Before the mid-1960s, few immigrants of African descent were allowed into Canada. Because of the racist white preferred immigration rules and regulations, “admittance of ‘coloured or partly coloured persons’ was restricted to certain classes of close relatives of Canadian citizens and cases deemed as having exceptional merit.” The only other state mechanism for immigrating to Canada before the early 1960s was through the West Indian Domestic Scheme for single women workers.
West Indian Domestic Scheme
In 1955, the Department of Citizenship and Immigration implemented “a special form of contract labour scheme for groups of ‘colored’ domestics from Jamaica and Barbados.” The Canadian Immigration officials were not keen on such “group immigration” and preferred that people from the Caribbean come to Canada as individual skilled immigrants designated as being meritorious and capable of filling specific job shortages. In comments to the Minister of Citizenship and Immigration, Deputy Minster Isbister noted that “some of those coming to Canada as domestics could have qualified in their own right for admission to Canada as typists, stenographers, beauticians, teachers, nurses, etc.” (1964)
One young woman, Cora, emigrated from the Caribbean under the Domestic Workers Scheme in 1956. Flying directly to Montreal she worked for some time before moving to Alberta. Before arriving in Canada, Angela worked as a sales clerk for three years. When asked why she decided to immigrate to Canada, Angela stated:
“In the West Indies if you don’t leave the country you were a nothing. You have to leave the country to become somebody and you … get status.”
Some interviewing officers were keen to promote certain gendered and political values:
“We were told in advance by this girl at Hilton Hotel how to attire ourselves. So, I went up there, put on my suit or whatever…. At the time, if you had a big afro [then] you’re Black power, which is stupid, but that’s the way they branded it.”
“When I went for my interview and he said that I was successful… He said to me, ‘while I’m allowing you to come to Canada, you have to know that you can either make or break it; a wife can either make or break it. Your job is to make it. You’re going to Canada and right now they have this thing about women’s lib’ and [he warned me not to get] involved in that.”
At times, transitioning into a new Canadian environment was gendered and, on arrival in Edmonton, some single women from the Caribbean chose to initially live at the YWCA.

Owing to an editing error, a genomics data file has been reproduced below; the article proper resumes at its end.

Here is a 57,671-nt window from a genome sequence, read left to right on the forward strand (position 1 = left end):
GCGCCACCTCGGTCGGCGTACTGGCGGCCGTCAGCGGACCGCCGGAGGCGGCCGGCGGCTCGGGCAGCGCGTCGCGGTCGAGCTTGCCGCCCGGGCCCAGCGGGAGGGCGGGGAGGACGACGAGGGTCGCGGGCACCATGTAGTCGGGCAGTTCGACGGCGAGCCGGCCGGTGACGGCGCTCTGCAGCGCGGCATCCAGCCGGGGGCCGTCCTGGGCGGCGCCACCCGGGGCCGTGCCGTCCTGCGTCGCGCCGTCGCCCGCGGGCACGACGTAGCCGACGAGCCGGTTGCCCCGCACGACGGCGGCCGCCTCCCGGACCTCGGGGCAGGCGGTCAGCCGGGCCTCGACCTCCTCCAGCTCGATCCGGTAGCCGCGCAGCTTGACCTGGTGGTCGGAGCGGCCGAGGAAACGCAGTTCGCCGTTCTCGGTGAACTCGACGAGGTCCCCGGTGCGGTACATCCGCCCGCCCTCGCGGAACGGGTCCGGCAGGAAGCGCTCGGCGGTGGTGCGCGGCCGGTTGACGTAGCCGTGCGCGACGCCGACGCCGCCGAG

“Pictured above with Mrs. Conquest is Cynthia Green, one of several Jamaican girls now living in Edmonton, who will serve coffee Thursday evening. The coffee party is being arranged in aid of world service projects and will be attended by Mrs. Ryrie Smith, of Toronto, national president of the YWCA, who will be a visitor in Edmonton this week.”Edmonton Journal, 2 March 1960.
As a single young woman new to Edmonton, the YWCA offered a sense of connection and safety in a new environment,
“When I came to this country first …I lived at the YWCA… and I lived there for a year, or a little over a year, and we had all the girls that just came up from Trinidad, … because most of them were going to school. And although I was working, I was able to [live] there, they had an age limit where you can only stay there ‘til you’re thirty, …mainly had young girls that were away from home…. It was a very safe environment for us really. I mean…it was a home away from home. We had a Resident Director, we had curfew.”
- The West Indian Domestic Scheme allowed for single women workers to immigrate to Canada.
- Imagine you are a young woman moving to Canada alone. You are not allowed to bring any family with you. How would that make you feel?
Even though there was a severe shortage of people with experience and training in the administrative field, Rachel found it difficult to get a job due to racism.
“Alberta had a lot of jobs especially in the administrative field because you could simply phone up and they’ll ask you to come for an interview. … So many a time I would phone up and go for an interview; and when I got there, my skin tone was wrong…. One place that I went, the guy actually voiced it. He said ‘I was expecting someone different. I’ve never met a black person.’ And, so, that was the discrimination. … In fact, the job I ended up getting – when I called up, I said to the guy, ‘you just need to know before I waste my time and yours that I’m black. If it doesn’t matter to you, it doesn’t matter to me.’ I went in for the interview and I actually got the job. But mostly people can’t hide their disappointment, and they can’t hide their faces like…. You cannot hide red faces.”
One recruit with skills and knowledge garnered in the Trinidad oil industry recalls his early days in Fort McMurray:
“That was the first plant they had built extracting the oil from the oil sand. . .I’d never worked in a plant like that before, so this was something new. They used big bucket wheels to dig the sand. They put it in a big drum and hot water to help dilute or extract the first set of oil, then it goes into other stages before they can get it to refine. . . . In Trinidad, we have refineries and I’d worked there before. But the weather [in Alberta], this was a big problem. The weather, I didn’t know what it was like.”
Many new immigrants had their previous educational achievements questioned and devalued. One professional worker who emigrated from St. Lucia in the early 1960s recalls her experiences with immigration authorities on arrival in Canada and their assumptions about inferior educational systems in the Caribbean. On being told that she would have to take a grade 12 English course she responded,
“I told them, ‘English Grade 12?. . . But I’ve spoken English my whole life.’ I may have had a West Indian accent at that time, ‘but [I told him] my English is better than your English.’”